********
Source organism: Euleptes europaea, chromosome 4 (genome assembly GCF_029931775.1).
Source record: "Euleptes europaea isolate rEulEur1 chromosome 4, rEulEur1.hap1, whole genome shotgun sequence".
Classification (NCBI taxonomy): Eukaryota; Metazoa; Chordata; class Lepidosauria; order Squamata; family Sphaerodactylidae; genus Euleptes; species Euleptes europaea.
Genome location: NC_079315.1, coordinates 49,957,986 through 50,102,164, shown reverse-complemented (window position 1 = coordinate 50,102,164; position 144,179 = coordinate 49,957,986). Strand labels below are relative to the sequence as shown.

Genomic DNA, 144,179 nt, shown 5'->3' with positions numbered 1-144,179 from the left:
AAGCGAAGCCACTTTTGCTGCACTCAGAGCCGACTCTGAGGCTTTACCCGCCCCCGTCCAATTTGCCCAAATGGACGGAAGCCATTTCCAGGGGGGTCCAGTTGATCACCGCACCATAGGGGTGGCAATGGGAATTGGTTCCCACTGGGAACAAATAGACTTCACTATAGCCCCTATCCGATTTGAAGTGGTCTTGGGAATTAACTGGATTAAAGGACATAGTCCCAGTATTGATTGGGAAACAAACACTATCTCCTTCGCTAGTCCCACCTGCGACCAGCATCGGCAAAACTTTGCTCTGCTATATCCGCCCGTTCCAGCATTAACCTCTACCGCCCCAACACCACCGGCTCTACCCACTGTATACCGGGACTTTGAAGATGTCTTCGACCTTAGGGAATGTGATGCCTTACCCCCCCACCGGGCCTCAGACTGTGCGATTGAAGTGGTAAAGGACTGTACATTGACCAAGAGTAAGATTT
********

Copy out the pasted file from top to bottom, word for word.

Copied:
Source organism: Euleptes europaea, chromosome 4 (genome assembly GCF_029931775.1).
Source record: "Euleptes europaea isolate rEulEur1 chromosome 4, rEulEur1.hap1, whole genome shotgun sequence".
Classification (NCBI taxonomy): Eukaryota; Metazoa; Chordata; class Lepidosauria; order Squamata; family Sphaerodactylidae; genus Euleptes; species Euleptes europaea.
Genome location: NC_079315.1, coordinates 49,957,986 through 50,102,164, shown reverse-complemented (window position 1 = coordinate 50,102,164; position 144,179 = coordinate 49,957,986). Strand labels below are relative to the sequence as shown.

Genomic DNA, 144,179 nt, shown 5'->3' with positions numbered 1-144,179 from the left:
AAGCGAAGCCACTTTTGCTGCACTCAGAGCCGACTCTGAGGCTTTACCCGCCCCCGTCCAATTTGCCCAAATGGACGGAAGCCATTTCCAGGGGGGTCCAGTTGATCACCGCACCATAGGGGTGGCAATGGGAATTGGTTCCCACTGGGAACAAATAGACTTCACTATAGCCCCTATCCGATTTGAAGTGGTCTTGGGAATTAACTGGATTAAAGGACATAGTCCCAGTATTGATTGGGAAACAAACACTATCTCCTTCGCTAGTCCCACCTGCGACCAGCATCGGCAAAACTTTGCTCTGCTATATCCGCCCGTTCCAGCATTAACCTCTACCGCCCCAACACCACCGGCTCTACCCACTGTATACCGGGACTTTGAAGATGTCTTCGACCTTAGGGAATGTGATGCCTTACCCCCCCACCGGGCCTCAGACTGTGCGATTGAAGTGGTAAAGGACTGTACATTGACCAAGAGTAAGATTT